Stepping out of the van, I felt my pulse. My heart was pounding. The shot of tequila I “borrowed” from my parent’s liquor cabinet did nothing to calm my nerves.
Behind two swinging doors stood my past – bandies, nerds, cheerleaders, athletes, the “cool” kids and everyone in between. (It wasn’t until after the reunion that I realized we all share the most important titles — moms/dads, aunts and uncles.)
Saying a quick prayer to the Reunion Gods, I slowly opened the doors and surveyed the room.
A man sitting at the bar turned around and hugged me.
“It’s good to see you,” he said to me.
“Who are you?” were the only words that popped out of my mouth. (It was at this point that I became terrified that I may not recognize anyone from my class)
“I’m Eric, friends with your brother! How is Zac?” he said.
Whew … so not only did I not know the guy, turns out he didn’t even graduate with me in 1996.
At least I wasn’t going crazy.
But the hug from the then “stranger” seemed to break the ice.
I thought to myself, “Well, I didn’t know him, and that turned out OK, the rest of this weekend should be a piece of a cake.”
And it was – thanks to my once shy husband who was up for anything. Maybe it was because he didn’t go to his 20 year class reunion, so he was living vicariously through me? Either way, by the end of the first night, he was playing flip-cup with 10 other people while I sat on the front porch talking to other classmates.
Over the course of two days about 10 percent of 200 classmates came together to reminisce about our “glory days” 20 years ago. I wished more people had the courage to show up.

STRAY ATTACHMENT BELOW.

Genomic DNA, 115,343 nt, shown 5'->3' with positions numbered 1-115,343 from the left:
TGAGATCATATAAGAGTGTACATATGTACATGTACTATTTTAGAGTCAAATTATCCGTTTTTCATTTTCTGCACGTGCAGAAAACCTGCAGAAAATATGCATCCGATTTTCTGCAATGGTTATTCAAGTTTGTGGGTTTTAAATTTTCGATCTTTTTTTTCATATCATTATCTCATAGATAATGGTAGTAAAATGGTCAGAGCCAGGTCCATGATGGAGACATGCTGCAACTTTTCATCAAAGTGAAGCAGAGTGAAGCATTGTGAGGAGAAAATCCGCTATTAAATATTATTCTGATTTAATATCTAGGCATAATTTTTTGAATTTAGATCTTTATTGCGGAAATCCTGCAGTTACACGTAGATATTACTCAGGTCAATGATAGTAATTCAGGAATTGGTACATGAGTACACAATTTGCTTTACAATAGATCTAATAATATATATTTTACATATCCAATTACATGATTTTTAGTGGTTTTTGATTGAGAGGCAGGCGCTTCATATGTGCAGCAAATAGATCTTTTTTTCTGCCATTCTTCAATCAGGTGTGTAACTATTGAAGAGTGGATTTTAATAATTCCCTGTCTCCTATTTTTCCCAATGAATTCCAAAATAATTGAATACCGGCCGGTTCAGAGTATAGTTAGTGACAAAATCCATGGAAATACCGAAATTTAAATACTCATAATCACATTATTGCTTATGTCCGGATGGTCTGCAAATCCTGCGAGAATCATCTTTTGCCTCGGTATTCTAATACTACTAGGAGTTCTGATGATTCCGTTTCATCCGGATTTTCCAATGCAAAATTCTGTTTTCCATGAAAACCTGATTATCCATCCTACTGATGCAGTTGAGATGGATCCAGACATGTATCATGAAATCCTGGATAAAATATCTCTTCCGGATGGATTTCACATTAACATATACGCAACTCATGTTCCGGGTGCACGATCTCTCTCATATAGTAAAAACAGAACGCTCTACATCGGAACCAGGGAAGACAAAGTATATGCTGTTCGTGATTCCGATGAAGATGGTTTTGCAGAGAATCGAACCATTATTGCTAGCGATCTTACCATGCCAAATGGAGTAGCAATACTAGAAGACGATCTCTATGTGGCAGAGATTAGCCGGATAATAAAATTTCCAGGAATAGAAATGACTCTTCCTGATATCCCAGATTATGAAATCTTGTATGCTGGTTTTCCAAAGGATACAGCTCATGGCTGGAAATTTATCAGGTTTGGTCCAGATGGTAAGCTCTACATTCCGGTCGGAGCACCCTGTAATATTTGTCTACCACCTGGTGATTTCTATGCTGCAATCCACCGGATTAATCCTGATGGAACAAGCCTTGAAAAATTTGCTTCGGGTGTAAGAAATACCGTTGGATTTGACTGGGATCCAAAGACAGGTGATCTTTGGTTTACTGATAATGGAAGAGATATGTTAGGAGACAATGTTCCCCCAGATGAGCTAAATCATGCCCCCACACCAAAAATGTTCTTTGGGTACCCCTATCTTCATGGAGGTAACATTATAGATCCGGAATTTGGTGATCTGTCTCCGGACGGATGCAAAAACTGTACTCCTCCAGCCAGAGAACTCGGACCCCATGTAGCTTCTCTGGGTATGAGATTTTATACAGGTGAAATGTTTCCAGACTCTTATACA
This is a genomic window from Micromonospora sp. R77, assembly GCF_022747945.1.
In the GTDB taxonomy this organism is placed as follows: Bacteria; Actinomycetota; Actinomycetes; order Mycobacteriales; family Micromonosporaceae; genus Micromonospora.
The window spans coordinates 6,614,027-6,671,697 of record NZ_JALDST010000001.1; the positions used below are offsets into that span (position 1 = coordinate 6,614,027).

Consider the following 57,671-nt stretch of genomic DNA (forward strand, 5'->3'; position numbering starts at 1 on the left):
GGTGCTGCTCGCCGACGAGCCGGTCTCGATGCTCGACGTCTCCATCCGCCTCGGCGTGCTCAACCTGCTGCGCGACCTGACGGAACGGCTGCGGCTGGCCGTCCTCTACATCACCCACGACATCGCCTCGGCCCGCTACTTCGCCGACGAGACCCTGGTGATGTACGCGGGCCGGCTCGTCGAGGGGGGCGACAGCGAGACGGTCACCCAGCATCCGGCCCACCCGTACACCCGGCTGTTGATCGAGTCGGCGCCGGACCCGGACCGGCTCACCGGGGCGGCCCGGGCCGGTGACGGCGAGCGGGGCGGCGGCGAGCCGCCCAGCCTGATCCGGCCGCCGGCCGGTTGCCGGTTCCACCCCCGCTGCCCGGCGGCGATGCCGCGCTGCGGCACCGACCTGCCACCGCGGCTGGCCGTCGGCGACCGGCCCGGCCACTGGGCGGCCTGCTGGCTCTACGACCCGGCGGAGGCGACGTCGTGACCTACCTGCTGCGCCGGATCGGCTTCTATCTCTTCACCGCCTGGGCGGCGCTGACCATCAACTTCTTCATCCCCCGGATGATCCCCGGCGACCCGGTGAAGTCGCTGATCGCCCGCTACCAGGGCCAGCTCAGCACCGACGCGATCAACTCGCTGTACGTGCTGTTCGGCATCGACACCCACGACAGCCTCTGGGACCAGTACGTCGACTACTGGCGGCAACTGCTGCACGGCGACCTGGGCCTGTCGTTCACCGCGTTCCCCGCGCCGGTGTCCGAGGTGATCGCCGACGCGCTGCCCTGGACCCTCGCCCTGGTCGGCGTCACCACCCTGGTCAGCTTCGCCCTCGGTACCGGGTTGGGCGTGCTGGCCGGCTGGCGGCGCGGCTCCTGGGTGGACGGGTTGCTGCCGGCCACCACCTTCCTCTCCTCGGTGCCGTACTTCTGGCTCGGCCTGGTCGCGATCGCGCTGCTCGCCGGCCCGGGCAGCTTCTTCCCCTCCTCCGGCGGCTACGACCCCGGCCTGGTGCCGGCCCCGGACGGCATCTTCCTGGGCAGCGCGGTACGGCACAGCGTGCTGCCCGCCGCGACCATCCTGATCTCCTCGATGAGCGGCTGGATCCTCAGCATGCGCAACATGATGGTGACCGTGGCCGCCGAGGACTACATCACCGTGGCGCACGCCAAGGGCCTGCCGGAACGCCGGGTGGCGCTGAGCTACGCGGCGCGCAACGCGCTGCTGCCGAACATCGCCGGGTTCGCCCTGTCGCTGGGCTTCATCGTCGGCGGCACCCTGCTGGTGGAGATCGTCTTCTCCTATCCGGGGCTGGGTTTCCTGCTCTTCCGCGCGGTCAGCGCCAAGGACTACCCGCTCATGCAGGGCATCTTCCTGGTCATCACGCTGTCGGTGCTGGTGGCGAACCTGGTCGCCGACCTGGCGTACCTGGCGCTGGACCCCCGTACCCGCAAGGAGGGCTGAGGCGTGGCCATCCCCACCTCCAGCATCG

We walked through our old high school one last time before bulldozers plan on tearing it down brick by brick.
For one last time, I sat inside the study hall where I wrote notes to boys I wanted to date. For one last time, I walked past the lockers that stored actual books. For one last time, I stood inside the gymnasium where I danced at prom with Seth.
After touring the high school, the trips down memory lane continued at a classmate’s home until 12:15 a.m. (Kudos to her for opening her home to all of us for the mixer … it was the best part of the entire trip back home.)
And not one person cared about the past.
For the first time in 20 years, no one felt like they had to prove anything to anyone else.
My one newfound friend said it best. She said, “Melissa, we all have a backpack.”
She’s right. Each and every one of us has stuff from our past that made us the people we are today. It may be good, bad and in between, but it’s ours.
Maybe she’s been right all along, only I never gave her the chance 20 years ago to get close to me. Maybe instead of putting myself out there, I closed myself off – afraid that if I showed the “real” Melissa no one would have liked me.
I can’t change who I was in 1996 – no one can – but we all can move forward and continue to be the best versions of ourselves.